John P. Spencer is a Professor of Psychology at the University of Iowa and the founding Co-Director of the Iowa Center for Developmental and Learning Sciences. He received a Sc.B. with Honors from Brown University in 1991 and a Ph.D. in Experimental Psychology from Indiana University in 1998. He is the recipient of the Irving J. Saltzman and the J.R. Kantor Graduate Awards from Indiana University, the Early Research Contributions Award from the Society for Research in Child Development, and the Robert L. Fantz Memorial Award from the American Psychological Foundation. His research examines the development of visuo-spatial cognition, spatial language, working memory, and attention, with an emphasis on dynamical systems and neural network models of cognition and action. He has had continuous funding from the National Institutes of Health and the National Science Foundation since 2001. Michael S. C. Thomas is a Reader in Cognitive Neuropsychology at Birkbeck College, University of London, and the director of the Developmental Neurocognition Lab at the Centre for Brain and Cognitive Development. He is part of a team awarded the Queen's Anniversary Prize for Higher and Further Education in 2006. Dr. Thomas received his B.Sc. in psychology from the University of Exeter, an M.Sc. degree in cognitive science from the University of Birmingham, and a D.Phil. in Experimental Psychology (on behavioral and computational studies of bilingualism) at the University of Oxford, UK. His research focuses on language and cognitive development, and specifically neurocomputational explanations of the variability seen in typical children and in children with developmental disorders. His work combines behavioral methods, computational modeling, and structural and functional brain imaging (see www.psyc.bbk.ac.uk/research/DNL/). James L. McClelland received his Ph.D. in Cognitive Psychology from the University of Pennsylvania in 1975. He served on the faculty of the University of California, San Diego, before moving to Carnegie Mellon in 1984, where he became a University Professor and held the Walter Van Dyke Bingham Chair in Psychology and Cognitive Neuroscience. He was a founding Co-Director of the Center for the Neural Basis of Cognition, a joint project of Carnegie Mellon and the University of Pittsburgh. He served as Co-Director until 2006, when he moved to Stanford University, where he is now Professor of Psychology and is the founding Director of the Center for Mind, Brain and Computation.show more

Table of contents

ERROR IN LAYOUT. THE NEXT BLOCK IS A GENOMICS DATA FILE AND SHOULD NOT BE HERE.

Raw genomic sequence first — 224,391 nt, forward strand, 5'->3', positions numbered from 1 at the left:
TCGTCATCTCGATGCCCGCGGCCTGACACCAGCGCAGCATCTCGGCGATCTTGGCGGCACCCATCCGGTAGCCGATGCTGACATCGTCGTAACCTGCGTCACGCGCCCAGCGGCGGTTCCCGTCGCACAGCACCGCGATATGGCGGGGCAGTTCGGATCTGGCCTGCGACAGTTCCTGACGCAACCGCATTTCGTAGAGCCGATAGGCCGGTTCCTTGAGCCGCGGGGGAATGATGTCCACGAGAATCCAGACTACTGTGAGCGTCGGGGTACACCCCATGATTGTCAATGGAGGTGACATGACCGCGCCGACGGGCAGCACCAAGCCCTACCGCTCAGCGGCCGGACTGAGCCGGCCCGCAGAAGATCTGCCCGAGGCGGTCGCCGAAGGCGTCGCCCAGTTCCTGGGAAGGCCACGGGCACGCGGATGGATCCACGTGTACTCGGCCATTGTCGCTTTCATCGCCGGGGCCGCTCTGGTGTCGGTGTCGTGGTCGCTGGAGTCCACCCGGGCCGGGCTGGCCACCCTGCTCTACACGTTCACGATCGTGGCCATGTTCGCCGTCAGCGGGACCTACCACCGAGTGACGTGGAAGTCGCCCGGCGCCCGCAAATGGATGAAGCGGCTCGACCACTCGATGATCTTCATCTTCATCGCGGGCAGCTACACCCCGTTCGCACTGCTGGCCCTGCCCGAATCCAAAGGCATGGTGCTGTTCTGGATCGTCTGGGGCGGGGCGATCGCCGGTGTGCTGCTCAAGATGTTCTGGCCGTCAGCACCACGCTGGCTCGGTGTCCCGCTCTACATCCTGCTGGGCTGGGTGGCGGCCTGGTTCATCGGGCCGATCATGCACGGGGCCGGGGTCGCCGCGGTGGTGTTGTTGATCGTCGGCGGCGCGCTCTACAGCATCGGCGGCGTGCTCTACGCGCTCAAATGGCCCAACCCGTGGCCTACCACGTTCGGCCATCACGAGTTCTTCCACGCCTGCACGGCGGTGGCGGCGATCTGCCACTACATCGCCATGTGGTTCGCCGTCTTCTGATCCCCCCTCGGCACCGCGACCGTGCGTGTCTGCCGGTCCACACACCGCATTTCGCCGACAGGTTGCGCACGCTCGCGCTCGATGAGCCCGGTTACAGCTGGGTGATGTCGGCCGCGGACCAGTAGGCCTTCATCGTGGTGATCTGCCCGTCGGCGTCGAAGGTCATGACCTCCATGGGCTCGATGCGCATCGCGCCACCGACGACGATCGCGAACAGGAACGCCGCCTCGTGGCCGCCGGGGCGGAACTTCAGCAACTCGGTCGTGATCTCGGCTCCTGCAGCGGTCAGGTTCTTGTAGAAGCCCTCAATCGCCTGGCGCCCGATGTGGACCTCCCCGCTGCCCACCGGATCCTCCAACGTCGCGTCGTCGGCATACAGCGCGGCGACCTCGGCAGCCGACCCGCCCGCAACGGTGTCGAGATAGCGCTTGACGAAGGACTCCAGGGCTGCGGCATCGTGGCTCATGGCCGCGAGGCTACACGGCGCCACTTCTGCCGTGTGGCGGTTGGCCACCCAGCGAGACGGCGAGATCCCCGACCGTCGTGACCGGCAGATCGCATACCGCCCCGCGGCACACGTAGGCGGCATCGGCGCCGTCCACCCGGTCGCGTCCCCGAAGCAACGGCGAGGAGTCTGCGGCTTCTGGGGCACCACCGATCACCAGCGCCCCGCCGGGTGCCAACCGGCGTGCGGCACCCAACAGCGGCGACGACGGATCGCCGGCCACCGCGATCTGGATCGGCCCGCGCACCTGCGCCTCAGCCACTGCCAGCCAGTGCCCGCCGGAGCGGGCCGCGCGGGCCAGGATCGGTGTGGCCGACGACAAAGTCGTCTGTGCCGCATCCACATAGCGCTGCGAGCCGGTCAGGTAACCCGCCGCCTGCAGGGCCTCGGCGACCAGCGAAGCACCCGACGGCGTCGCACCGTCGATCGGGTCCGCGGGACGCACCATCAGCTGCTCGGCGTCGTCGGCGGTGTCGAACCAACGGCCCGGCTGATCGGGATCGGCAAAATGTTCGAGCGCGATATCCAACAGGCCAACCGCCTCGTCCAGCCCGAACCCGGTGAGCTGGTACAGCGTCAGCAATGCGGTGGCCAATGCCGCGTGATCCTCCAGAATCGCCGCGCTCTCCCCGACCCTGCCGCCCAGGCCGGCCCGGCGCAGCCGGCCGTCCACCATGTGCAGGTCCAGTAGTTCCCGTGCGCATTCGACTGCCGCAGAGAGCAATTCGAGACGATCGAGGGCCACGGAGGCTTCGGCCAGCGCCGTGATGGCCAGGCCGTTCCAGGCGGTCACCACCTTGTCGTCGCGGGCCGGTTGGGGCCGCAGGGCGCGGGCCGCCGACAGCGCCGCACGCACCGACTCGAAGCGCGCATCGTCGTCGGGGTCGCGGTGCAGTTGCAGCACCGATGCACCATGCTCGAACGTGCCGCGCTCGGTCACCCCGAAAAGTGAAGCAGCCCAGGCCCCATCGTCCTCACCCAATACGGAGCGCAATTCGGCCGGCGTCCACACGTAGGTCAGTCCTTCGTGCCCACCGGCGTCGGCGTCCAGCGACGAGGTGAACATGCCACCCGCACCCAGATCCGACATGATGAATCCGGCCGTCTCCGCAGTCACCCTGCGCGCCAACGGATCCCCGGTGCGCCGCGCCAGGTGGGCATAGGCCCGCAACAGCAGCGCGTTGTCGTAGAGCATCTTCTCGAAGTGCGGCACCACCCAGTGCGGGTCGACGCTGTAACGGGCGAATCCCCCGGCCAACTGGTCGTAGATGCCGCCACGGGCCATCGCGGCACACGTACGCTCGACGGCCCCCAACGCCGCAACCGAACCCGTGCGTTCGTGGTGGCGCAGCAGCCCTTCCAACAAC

Introduction John P. Spencer, Michael S.C. Thomas, and James L. McClelland ; I. Introduction to the Approaches ; 1. Connectionist Models of Development: Mechanistic Dynamical Models with Emergent Dynamical Properties James L. McClelland and Gautam Vallabha ; 2. Development as Change of System Dynamics: Stability, Instability, and Emergence Gregor Schoner ; II. Dynamical Systems Theory: Case Studies ; 3. Brain, Body, and Mind: Lessons from Infant Motor Development Daniela Corbetta ; 4. Dynamic Systems, Sensory-motor Processes, and the Origins of Stability and Flexibility Linda B. Smith ; 5. Dynamic Field Theory and Embodied Cognitive Dynamics John P. Spencer, Sammy Perone, and Jeff Johnson ; 6. Time Scales in Connectionist and Dynamical Systems Approaches to Learning and Development Karl M. Newell, Yeou-Teh Liu, and Gottfried Mayer-Kress ; III. Connectionism: Case Studies ; 7. Connectionist Approaches to Perservation: Understanding Universal and Task-Specific Aspects of Children's Behavior J. Bruce Morton and Yuko Munakata ; 8. Dynamical Insight into Structure in Connectionist Models Whitney Tabor ; 9. The Robot as a New Frontier for Connectionism and Dynamic Systems Theory Matthew Schlesinger ; IV. Hybrid Models: Case Studies ; 10. Combining Connectionist and Dynamic Systems Principles in Models of Development: The Case of Analogical Completion Denis Mareschal, Robert Leech, and Richard P. Cooper ; 11. Integrating Connectionist Learning and Dynamical Systems Processing: Case Studies in Speech and Lexical Development Bob McMurray, Jessica S. Horst, Joseph C. Toscano, and Larissa K. Samuelson ; V. Reactions from the "Outside" ; 12. Soft-Assembled Mechanisms for the Grand Theory Heidi Kloos and Guy C. Van Orden ; 13. Are Dynamic Systems and Connectionist Approaches an Alternative to "Good Old Fashioned Cognitive Development"? Lisa M. Oakes, Nora S. Newcombe, and Jodie M. Plumert ; 14. A Developmental Systems Theory Perspective on Psychological Change Timothy D. Johnston and Robert Lickliter ; VI. Reactions from the "Inside" ; 15. Transitions in Cognitive Development: Prospects and Limitations of a Neural Dynamic Approach Han L. J. van der Maas and Maartje E. J. Raijmakers ; 16. Dynamic Systems and the Quest for Individual-Based Models of Change and Development Paul van Geert and Kurt Fischer ; 17. Dynamic and Connectionist Approaches to Development: Toward a Future of Mutually Beneficial Co-evolution Michael S. C. Thomas, James L. McClelland, Fiona M. Richardson, Anna C. Shapiro, and Frank Baughman ; 18. Moving Toward a New Grand Theory While Valuing the Importance of the Initial Conditions John P. Spencer, Evelina Dineva, and Gregor Schonershow more